Verses 5-9 show the importance of appointing elders in every city where there is a congregation. Notice that we read about a plurality of elders being appointed in each city. I think it is just as important to realize that there are qualifications for elders in this text. What I mean is that many times we simply read 1 Timothy 3 and forget to read Titus 1 about the qualifications for elders. Even worse, many times we read 1 Timothy 3 and Titus 1 and write down all of the qualifications found in them and declare that these are the qualifications. However, we forget that Timothy did not have the letter to Titus concerning the qualifications and Titus did not have the letter to Timothy (otherwise Paul would not have needed to write to each man about what the qualifications were). It is a tremendous mistake to suggest that 1 Timothy has a qualification that Titus does not have or that Titus has a qualification that 1 Timothy does not have. If this is true, then Paul gave different qualifications to Titus than he gave to Timothy. This is an unacceptable conclusion. Therefore, we must realize that, though worded differently, Paul gave the same qualifications to Titus and Timothy. Yet, too often we have declared that Titus has a different qualification than what Timothy gave, namely, “having faithful children” (Titus 1:6). Paul’s letter to Timothy says nothing about having believing children. So, we have a problem. Either Paul did give different qualifications or we have misunderstood Paul’s qualification about faithful children. I think we must accept that we have traditionally misunderstood the qualification and it is imperative that we rethink what Paul told Titus.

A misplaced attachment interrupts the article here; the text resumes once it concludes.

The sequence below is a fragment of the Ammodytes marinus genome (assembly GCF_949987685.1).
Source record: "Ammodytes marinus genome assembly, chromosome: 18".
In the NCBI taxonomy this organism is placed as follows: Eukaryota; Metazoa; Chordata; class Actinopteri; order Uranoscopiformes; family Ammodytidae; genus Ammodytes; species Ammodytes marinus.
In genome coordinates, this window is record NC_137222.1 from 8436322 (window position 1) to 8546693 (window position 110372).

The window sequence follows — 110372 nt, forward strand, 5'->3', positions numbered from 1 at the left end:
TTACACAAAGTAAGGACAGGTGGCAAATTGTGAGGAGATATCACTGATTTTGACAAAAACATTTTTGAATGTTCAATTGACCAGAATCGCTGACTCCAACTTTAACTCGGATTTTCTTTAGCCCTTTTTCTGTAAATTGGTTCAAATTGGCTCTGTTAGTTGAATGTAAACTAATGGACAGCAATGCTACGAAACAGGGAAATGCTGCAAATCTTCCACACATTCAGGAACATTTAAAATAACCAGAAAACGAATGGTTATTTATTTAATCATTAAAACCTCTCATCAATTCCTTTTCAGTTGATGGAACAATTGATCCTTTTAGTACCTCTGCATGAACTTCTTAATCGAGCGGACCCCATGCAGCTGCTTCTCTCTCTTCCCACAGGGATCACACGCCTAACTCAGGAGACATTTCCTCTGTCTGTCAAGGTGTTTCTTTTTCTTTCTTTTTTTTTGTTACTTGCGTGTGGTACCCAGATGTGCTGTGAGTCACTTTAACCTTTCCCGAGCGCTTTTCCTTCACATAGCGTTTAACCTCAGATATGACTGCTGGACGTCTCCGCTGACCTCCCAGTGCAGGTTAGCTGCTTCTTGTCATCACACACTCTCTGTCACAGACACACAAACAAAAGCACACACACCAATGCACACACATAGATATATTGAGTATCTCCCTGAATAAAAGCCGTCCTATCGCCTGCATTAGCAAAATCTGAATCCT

In verses 10-16 Paul describes the problems in Crete. We often like to think that our situation is uniquely difficult. Yet, the scriptures reveal that great immorality existed in the first century also. Read Titus 1:10-16 and notice all of the sins that Paul describes concerning the people of Crete: rebellious, deceivers, liars, and lazy gluttons. These are not God-fearing people in Crete. Nor are these virtuous, moral people, either. This is somewhat shocking considering that many of these people declared themselves to be part of Judaism. Notice in verse 10, “especially those of the circumcision.” Also notice verse 14 where Paul tells Titus to teach the people not to pay attention to Jewish myths. Verse 10 suggests that most rebellious and the worst deceivers are from Judaism.
Verse 16 is very condemning, “They profess to know God, but they deny Him by their works.” These people made the claim to knowing God, but they were liars, rebels, and lazy gluttons. Would Paul have the same thing to say about us? By looking at our lives would Paul say that we profess to know God, but actually deny God by our works? God considers us detestable, disobedient, and unfit for any good works if this statement is true of God. God finds us absolutely disgusting and detestable if we run around claiming to be Christians but our works do not reflect the life of Christ.
Chapter 2: Titus, Teach Sound Doctrine…